Gangland task force will base gardaí in Spain if necessary

Garda working closely with European counterparts to counter gangs

The new Garda taskforce established to tackle organised crime in direct response to the Kinahan-Hutch gangland feud would base members in Spain and other jurisdictions if required,

Assistant Commissioner John O’Mahony has said.

The Garda Síochána was working closely with police in Spain, Britain, the Netherlands and France, with Garda liaison officers posted there "to build up relationships, pass on information and to get things done", he told a media briefing in Dublin yesterday. In the past "operational" Garda members, who investigate crime, had been sent abroad as part of the approach to combating Irish criminals, he added.

“And if that is what’s required here, we will do the same,” he said in relation to dealing with the recent feud murders.


“One of the considerations that will be given to the new taskforce is to work closer and if necessary, to work in those countries.”

He said it was clear the violence witnessed on the streets of Dublin as part of the feud was being directed from abroad. But this had not dissuaded gardaí in the past. Gangland figures such as drug dealer John Gilligan and Brian Meehan, currently serving life for the Veronica Guerin murder in 1996, had been arrested abroad and brought back to Ireland to be convicted, he pointed out.

False passport

Amid reports that a rogue former Garda member had sourced a false passport for a Kinahan gang member, Mr O’Mahony said he did not believe any gardaí or former members had breached the security of the investigation into the Kinahan gang.

Deputy Commissioner John Twomey said while any criminal involved in the feud would be targeted, the Garda was determined to catch "middle men" and facilitators who aided those involved by sourcing mobile phones, getaway cars and other items for them.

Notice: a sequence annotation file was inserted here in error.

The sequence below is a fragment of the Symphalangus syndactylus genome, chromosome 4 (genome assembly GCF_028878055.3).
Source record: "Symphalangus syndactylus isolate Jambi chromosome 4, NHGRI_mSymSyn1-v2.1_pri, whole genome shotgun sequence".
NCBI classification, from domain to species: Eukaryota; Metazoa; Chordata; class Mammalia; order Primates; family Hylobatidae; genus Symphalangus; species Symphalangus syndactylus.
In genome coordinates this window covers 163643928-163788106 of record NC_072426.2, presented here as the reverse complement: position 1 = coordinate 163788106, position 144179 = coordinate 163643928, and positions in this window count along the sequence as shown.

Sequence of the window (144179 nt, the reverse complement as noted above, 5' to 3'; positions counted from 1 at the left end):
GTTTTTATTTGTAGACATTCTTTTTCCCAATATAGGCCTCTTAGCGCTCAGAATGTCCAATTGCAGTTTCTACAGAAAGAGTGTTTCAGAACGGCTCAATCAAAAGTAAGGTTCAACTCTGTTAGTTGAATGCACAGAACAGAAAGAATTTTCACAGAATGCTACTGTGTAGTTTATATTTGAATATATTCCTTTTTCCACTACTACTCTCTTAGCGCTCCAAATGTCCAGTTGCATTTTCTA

The top criminals in the feuding gangs were obvious key targets but there was now a particular focus on those putting in place the logistics for the gangs to commit crimes and to carry out gun murders, he explained.

He and his colleagues were determined that “good would win out over evil” in beating the feuding gangs and making safe the communities where the recent murders had taken place.

The officers were speaking at a briefing to set out progress being made in the investigations into feud-related activity.

Since Friday, February 5th, when David Byrne from Crumlin was shot dead at the Regency Hotel in Drumcondra in the first of six feud murders in the Republic, 23 people had been arrested, he said. About 100 searches had been carried out, 21 firearms seized and 7,000 lines of inquiry had been identified.

Armed checkpoints

Some 2,600 statements had been taken and 2,500 high visibility and armed checkpoints conducted. The

Criminal Assets Bureau

was tracking money and more arrests were anticipated, involving suspects based in Ireland and outside the jurisdiction, he added.

Assistant Commissioner Eugene Corcoran, the head of the bureau, said new proposals enabling Garda and Customs officers to seize smaller sums of money from criminals than current thresholds allowed should increase the number of minor criminals being targeted.

Supt Finbar Murphy, who is in charge of the investigation into the murder of Byrne at the Regency Hotel, revealed the inquiry team had gathered several years of CCTV footage which was being prioritised for viewing.

Supt Dan Flavin, who is heading the team investigating the feud murders of Eddie Hutch, Michael Barr and Gareth Hutch, described the level of assistance from the local north inner city community in Dublin as "absolutely phenomenal".

He urged people to continue to come forward and said anyone who recorded footage of any of the various attacks or the suspects on their mobile phones could contact the Garda in complete confidence.

Conor Lally

Conor Lally

Conor Lally is Security and Crime Editor of The Irish Times